Naevus anemicus is a congenital vascular anomaly that presents clinically as a hypopigmented macule or patch.
Naevus anaemicus is usually first noted in early childhood, although it is likely to be present at birth. It is reported to be more common in females than in males.
The lesional pallor is due to a localized hypersensitivity to catecholamines with resultant persistent vasoconstriction.
Naevus anaemicus is usually a single, asymptomatic hypopigmented patch that does not become reddened on rubbing.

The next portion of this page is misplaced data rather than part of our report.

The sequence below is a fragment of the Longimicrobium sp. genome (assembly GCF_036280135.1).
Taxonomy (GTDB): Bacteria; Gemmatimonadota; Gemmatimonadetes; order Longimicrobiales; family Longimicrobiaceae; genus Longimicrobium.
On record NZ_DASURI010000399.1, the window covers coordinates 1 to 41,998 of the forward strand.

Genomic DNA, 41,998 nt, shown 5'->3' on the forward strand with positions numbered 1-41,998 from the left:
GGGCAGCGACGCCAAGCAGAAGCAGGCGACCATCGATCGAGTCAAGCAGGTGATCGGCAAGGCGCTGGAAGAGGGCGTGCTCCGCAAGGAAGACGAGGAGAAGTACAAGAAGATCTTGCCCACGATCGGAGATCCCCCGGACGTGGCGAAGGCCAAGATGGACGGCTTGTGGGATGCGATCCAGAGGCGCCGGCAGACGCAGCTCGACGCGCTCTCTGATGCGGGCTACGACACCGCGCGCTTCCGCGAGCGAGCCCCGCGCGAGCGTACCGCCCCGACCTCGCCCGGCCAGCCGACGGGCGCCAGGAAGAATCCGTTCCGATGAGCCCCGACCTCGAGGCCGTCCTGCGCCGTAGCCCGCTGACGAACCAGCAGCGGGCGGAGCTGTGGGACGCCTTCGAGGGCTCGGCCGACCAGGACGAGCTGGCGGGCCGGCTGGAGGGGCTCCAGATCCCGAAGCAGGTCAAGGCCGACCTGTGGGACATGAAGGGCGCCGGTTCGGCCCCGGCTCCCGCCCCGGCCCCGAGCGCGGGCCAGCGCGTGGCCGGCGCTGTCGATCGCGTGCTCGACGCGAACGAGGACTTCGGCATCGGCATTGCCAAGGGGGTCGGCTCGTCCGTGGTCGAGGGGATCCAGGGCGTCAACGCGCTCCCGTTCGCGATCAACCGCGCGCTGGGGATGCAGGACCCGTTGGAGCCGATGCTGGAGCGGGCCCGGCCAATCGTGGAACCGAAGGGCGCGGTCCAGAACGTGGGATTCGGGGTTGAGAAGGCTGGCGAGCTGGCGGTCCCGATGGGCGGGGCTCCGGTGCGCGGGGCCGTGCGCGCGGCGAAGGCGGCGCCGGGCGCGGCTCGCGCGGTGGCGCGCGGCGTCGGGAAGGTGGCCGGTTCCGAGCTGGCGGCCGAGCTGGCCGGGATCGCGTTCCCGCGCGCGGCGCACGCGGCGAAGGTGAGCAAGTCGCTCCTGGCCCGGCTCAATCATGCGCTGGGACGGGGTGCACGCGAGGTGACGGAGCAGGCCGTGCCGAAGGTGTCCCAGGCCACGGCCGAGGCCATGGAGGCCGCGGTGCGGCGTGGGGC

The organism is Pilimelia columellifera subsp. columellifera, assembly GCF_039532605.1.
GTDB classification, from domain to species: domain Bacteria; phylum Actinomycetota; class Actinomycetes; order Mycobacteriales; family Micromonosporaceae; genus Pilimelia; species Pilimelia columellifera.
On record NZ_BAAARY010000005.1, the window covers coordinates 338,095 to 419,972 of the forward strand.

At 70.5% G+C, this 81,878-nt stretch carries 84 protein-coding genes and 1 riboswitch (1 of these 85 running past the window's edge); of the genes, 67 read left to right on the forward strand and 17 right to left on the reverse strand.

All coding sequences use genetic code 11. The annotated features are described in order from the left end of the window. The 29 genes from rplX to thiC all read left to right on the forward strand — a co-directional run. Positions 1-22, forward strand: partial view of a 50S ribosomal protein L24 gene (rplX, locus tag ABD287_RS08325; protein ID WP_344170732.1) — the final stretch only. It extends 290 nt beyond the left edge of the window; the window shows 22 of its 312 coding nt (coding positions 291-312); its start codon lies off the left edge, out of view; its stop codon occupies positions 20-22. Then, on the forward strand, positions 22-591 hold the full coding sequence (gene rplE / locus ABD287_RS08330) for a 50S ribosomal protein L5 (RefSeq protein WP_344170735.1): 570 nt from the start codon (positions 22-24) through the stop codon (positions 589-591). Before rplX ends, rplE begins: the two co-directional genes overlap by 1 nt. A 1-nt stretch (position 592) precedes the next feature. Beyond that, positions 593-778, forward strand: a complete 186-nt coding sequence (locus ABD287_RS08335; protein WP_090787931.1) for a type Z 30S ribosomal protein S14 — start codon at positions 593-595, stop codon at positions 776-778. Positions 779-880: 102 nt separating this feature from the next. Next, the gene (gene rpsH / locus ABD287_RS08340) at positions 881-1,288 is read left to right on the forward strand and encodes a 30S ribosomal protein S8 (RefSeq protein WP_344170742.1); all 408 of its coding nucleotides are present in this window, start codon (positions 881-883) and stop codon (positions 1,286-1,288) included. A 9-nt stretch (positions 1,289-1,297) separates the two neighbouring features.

Satellite hypopigmented macules may be seen around the main patch.
It does not cause any symptoms.
Naevus anaemicus most often affects the trunk, but can occur at any body site.
Naevus anaemicus is diagnosed by its appearance. The contrast between the affected skin, in which the blood vessels are constricted, and the normal skin can be eliminated by pressing on the surrounding skin with a glass slide.
No treatment is necessary or available for naevus anaemicus. Cosmetic camouflage can be used if desired.